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Company uses alternative solution to gasoline for fleet vehicles

Posted 12/31/69

GREEN COVE SPRINGS – In a significant move toward promoting eco-friendly and cost-effective solutions for fleet vehicles, Precise Alternative Fleet Solutions, an alternative solution to gasoline …

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Company uses alternative solution to gasoline for fleet vehicles


Posted

GREEN COVE SPRINGS – In a significant move toward promoting eco-friendly and cost-effective solutions for fleet vehicles, Precise Alternative Fleet Solutions, an alternative solution to gasoline and diesel fuel through propane, recently opened its doors in Clay County.

The business, which launched two years ago in Michigan and conducted sales nationwide with a wide-ranging array of clients, including FedEx and other commercial fleets, businesses within the propane industry, law enforcement agencies, towing companies, and more, set its sights on the county earlier this year, conducting a four to five-month search before finally locking down their brick-and-mortar location this summer.

Precise has already expanded to four employees. But the impact on local jobs from the company selling the go-green, odorless, colorless propane could soon grow as it seeks to create even more job opportunities for county residents. Owner Ronny Martinez said his company has the potential to employ 15 to 30 people as they work to reach full production capacity. 

The company was given a warm welcome with a ribbon-cutting from the County Chamber of Commerce on Oct. 6 at their 989 Worthington Ave. address, just an earshot from the Green Cove Springs Marina and the County Port. 

“The ribbon-cutting was phenomenal,” he said. More than 60 attendees, including current and potential new customers, representatives from the propane industry, and community members, were on hand at the big event for a resource that could signal what the future looks like in the county.
Representatives from the Florida Propane Gas Association, which included Executive Director Dale Calhoun, were on hand to pitch attendees on the stability and cost-effectiveness of the fuel, along with everything propane had to offer.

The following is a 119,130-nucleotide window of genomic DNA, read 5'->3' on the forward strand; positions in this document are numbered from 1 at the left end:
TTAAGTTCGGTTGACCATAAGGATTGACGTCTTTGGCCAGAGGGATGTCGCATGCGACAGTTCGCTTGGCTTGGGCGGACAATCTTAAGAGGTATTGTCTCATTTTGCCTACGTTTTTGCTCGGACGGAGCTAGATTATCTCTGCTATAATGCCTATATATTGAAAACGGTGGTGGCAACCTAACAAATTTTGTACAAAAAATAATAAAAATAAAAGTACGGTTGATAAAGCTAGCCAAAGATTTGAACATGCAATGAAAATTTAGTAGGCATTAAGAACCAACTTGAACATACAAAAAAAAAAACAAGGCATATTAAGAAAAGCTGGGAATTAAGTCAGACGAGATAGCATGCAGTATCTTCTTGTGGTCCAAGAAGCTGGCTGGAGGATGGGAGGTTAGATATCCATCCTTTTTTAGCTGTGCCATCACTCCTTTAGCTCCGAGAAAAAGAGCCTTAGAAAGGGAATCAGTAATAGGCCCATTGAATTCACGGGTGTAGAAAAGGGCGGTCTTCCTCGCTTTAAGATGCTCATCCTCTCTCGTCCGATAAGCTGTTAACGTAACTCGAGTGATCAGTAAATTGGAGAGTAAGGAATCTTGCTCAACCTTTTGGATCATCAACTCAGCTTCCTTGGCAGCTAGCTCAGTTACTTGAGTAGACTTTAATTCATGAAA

“Today, we can actually introduce renewable propane. Most people think propane is just fossil fuels, but it’s not just fossil fuels. Yes, it comes from crude and natural gas, but you can have renewable propane,” Calhoun said.
The 7,000-square foot facility features 800 square feet of office space and an onsite fueling station that provides clients with service 24 hours a day, seven days a week with their 1,000-gallon propane tank. The digitally-operated system activates when drivers enter their PIN, mileage and vehicle number, which is connected to a network of 2,500 units across the United States.  

The company, which partners with Florida’s Finest Kustom Karts, which sells Golf Carts powered by electric and lithium batteries, provides clients with a wide range of services. They specialize in converting existing fleet vehicles to run on propane, which involves installing necessary equipment and systems and offering maintenance and support throughout the life cycle of converted vehicles. 

Precise also works closely with businesses to provide consultation and education about the benefits of using propane as an alternative fuel source. Martinez and his team explain the environmental and financial advantages of making the big switch. The 41-year-old spent 15 years in the alternative fuel industry and 21 in transportation.

But for the creative entrepreneur, the job isn’t done.

The county businessman, who recently closed on a deal for 80 vehicles for a Law Enforcement Agency in North Carolina, said that business owners that deploy fleet vehicles could see not only long-term savings but a return on investment on their decision to use propane in just six months to a year, depending on the vehicle. He said that this can allow business owners to reinvest in employee programs with savings, such as 401(k) plans and benefits. 

Propane-powered vehicles deployed at municipal, county or state levels for fleets like school districts, law enforcement and public works also have the potential to save taxpayer dollars with government incentives obtained by rebates and grants that encourage the use of alternative fuels.
Stipulations exist for converting a vehicle to propane. The cost typically ranges from $8,000-to-$12,000 to go green, Martinez said. However, an Alternative Fuel Tax Credit currently exists through the Inflation Reduction Act of 2022, active until 2024. That allows consumers to save 37 cents a gallon to power a motor vehicle or forklift with the colorless, odorless fuel. 

The future for going green isn’t solely by going electric, as currently demonstrated by Martinez and others utilizing propane.
“Electric makes sense for your golf cart or grocery-getter, but it doesn’t make sense for your workhorse (vehicle) yet,” he said.
He isn’t discounting electric, but the future could be propane, as embodied in the company’s showcase truck, a 2024 GMC 3500, that was on display last week at Trunk or Treat at the Julington Creek, where Martinez and his team passed out candy and marketed their product to potential clients.

The truck has two separate fueling systems, gas and propane, and the 40-gallon propane tank adds 1,000 miles of range. The propane tank can be placed in the back of the pickup or where the spare tire regularly sits in the undercarriage, with a dedicated line to hook up propane right beside the gas pump.
“If you move products or people, then propane should make sense for you,” Martinez said.